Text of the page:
Modified with permission from Rajkumar.2
Thalidomide + dexamethasone (TD).
In newly diagnosed MM, TD produces response rates of 65%-75%.18–20 Two randomized trials found TD to be superior to dexamethasone alone, leading to the approval of the drug.21,22 However, TD is inferior in terms or activity and toxicity compared with lenalidomide-based regimens and is not recommended as the standard frontline therapy except in countries where lenalidomide is not available for initial therapy and in patients with acute renal failure, in whom it can be used effectively in combination with bortezomib. TD is not a good option for newly diagnosed patients over age 65; in one phase 3 study, the OS with TD was inferior to melphalan and prednisone.23 In a Mayo Clinic study of 411 newly diagnosed patients lenalidomide plus dexamethasone was significantly superior to TD in terms of response rate, PFS, and OS.24 Patients receiving thalidomide-based regimens require deep vein thrombosis (DVT) prophylaxis with aspirin, low-molecular weight heparin, or Coumadin.25–27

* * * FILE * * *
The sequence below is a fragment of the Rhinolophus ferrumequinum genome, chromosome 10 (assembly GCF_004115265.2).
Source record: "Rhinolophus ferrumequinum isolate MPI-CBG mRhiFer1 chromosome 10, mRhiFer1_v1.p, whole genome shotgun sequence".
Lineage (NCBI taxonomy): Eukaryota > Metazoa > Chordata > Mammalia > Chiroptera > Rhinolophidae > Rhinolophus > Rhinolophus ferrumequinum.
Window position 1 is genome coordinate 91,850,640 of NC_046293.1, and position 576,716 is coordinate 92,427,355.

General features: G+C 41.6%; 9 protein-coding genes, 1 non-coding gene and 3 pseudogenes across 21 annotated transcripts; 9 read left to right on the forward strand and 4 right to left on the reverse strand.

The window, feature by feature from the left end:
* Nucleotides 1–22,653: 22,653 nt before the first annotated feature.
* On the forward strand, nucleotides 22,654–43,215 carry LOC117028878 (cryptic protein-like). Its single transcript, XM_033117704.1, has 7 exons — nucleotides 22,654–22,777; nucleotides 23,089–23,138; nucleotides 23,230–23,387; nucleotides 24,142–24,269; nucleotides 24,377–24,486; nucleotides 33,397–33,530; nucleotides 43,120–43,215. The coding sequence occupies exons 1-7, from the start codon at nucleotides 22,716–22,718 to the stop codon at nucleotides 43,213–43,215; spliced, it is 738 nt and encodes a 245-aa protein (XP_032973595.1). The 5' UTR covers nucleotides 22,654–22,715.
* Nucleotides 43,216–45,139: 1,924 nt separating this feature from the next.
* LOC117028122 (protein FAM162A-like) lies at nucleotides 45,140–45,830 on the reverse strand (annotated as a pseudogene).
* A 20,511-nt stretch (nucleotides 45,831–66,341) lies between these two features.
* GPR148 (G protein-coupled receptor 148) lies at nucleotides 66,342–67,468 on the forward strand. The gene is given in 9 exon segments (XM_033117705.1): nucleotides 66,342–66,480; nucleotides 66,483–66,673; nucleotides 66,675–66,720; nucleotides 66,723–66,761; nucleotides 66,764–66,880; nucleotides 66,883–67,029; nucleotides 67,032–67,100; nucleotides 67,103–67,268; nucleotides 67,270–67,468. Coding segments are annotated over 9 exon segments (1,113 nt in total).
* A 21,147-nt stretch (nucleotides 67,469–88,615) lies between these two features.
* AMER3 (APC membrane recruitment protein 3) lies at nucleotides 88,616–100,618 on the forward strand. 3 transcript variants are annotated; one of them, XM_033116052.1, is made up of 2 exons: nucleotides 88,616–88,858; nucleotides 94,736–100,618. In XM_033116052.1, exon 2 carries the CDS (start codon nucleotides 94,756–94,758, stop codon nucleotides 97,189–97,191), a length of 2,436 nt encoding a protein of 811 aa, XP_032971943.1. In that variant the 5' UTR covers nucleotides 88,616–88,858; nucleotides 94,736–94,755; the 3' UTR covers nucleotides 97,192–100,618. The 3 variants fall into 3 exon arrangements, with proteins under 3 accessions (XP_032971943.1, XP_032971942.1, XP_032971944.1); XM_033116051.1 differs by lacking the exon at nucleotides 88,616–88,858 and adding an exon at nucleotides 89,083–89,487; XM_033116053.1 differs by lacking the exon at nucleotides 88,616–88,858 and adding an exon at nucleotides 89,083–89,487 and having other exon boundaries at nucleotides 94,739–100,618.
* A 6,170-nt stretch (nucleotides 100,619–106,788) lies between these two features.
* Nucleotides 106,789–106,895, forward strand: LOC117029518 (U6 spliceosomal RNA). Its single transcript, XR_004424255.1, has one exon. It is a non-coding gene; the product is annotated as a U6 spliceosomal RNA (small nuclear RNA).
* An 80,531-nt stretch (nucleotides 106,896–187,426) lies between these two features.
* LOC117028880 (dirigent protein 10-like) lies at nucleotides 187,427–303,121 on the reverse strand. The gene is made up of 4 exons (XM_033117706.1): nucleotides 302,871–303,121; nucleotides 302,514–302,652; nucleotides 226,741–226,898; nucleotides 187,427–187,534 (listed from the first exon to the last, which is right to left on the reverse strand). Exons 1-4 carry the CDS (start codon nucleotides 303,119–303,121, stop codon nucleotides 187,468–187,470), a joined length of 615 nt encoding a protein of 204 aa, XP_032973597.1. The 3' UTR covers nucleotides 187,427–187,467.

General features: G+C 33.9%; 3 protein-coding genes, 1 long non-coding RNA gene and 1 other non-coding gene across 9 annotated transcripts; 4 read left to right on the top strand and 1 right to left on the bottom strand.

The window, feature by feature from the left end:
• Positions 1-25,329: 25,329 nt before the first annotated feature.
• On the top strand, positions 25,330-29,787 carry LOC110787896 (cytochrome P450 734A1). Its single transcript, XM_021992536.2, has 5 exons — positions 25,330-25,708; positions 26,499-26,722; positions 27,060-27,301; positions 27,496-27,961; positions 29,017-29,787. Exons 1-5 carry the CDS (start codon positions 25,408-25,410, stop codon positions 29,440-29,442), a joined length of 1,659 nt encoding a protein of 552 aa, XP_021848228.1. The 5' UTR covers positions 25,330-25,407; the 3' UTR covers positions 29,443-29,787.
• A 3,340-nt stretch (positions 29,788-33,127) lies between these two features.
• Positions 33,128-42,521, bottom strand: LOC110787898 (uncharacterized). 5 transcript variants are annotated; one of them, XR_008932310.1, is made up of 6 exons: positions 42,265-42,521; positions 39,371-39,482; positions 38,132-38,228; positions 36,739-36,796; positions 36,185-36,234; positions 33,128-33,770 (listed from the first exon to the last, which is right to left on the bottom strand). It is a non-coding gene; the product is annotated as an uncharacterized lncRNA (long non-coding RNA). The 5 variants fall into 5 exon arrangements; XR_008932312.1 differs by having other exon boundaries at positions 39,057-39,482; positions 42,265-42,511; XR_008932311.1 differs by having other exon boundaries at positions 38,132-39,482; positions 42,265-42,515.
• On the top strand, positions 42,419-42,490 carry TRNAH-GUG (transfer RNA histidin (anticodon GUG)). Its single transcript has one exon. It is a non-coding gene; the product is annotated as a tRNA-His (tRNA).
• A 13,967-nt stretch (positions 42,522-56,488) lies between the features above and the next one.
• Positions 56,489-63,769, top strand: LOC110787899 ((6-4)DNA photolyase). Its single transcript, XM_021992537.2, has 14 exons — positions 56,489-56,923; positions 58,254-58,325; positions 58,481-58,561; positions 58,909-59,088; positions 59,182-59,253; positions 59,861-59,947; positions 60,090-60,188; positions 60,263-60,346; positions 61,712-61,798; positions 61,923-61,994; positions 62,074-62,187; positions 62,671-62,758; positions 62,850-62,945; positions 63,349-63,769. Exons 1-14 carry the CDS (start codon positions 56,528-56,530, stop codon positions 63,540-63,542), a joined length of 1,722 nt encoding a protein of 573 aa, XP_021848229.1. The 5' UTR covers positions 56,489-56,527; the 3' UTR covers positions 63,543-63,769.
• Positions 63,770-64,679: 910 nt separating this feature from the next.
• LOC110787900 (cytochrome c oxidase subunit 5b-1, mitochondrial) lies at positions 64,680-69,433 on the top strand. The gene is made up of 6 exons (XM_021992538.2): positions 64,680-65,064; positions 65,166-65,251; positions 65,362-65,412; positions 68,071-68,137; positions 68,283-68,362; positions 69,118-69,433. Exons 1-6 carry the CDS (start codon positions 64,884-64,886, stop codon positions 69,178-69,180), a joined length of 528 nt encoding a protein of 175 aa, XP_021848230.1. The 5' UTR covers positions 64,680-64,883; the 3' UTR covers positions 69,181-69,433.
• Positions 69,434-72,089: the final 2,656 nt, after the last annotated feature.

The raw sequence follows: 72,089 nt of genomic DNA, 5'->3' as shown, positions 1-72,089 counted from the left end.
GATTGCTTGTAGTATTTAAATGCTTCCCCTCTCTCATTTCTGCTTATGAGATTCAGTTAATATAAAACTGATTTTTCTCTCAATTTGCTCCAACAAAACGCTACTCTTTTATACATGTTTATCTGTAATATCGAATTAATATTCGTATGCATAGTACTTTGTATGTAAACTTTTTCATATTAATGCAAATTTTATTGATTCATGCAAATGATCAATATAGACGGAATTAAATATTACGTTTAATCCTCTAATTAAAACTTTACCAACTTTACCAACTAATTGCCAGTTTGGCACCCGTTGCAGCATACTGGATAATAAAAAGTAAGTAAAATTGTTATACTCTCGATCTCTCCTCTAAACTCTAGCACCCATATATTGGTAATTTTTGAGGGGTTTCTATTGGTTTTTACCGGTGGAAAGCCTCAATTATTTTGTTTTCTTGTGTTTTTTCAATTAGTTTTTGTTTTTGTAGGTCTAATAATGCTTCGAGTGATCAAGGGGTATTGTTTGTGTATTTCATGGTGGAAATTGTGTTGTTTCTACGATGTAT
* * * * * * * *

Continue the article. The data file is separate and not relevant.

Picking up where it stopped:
Rd is active in newly diagnosed myeloma.28,29 In a randomized trial, Rd had less toxicity and better OS than lenalidomide plus high-dose dexamethasone.30 As a result, high-dose dexamethasone is no longer recommended in newly diagnosed myeloma. Further, the toxicity of high-dose dexamethasone makes it difficult to incorporate into triplet and quadruplet combination regimens. Rd is also an attractive option for the treatment of elderly patients with newly diagnosed myeloma because of its excellent tolerability, convenience, and efficacy. The 3-year OS rate with Rd in patients 70 and older who did not receive ASCT is 70%,31 and is comparable to results with melphalan + prednisone + thalidomide (MPT) and bortezomib + melphalan + prednisone (VMP). An ongoing phase 3 trial is currently comparing MPT versus Rd for 18 months versus Rd until progression. All patients receiving Rd require antithrombosis prophylaxis with aspirin; low-molecular-weight heparin or Coumadin is needed in patients at high risk of DVT.25–27 Rd may impair collection of peripheral blood stem cells for transplantation in some patients when mobilized with G-CSF alone.32 Therefore, in patients over the age of 65 and those who have received more than 4 cycles of Rd, stem cells must be mobilized with either cyclophosphamide + G-CSF or with plerixafor.33,34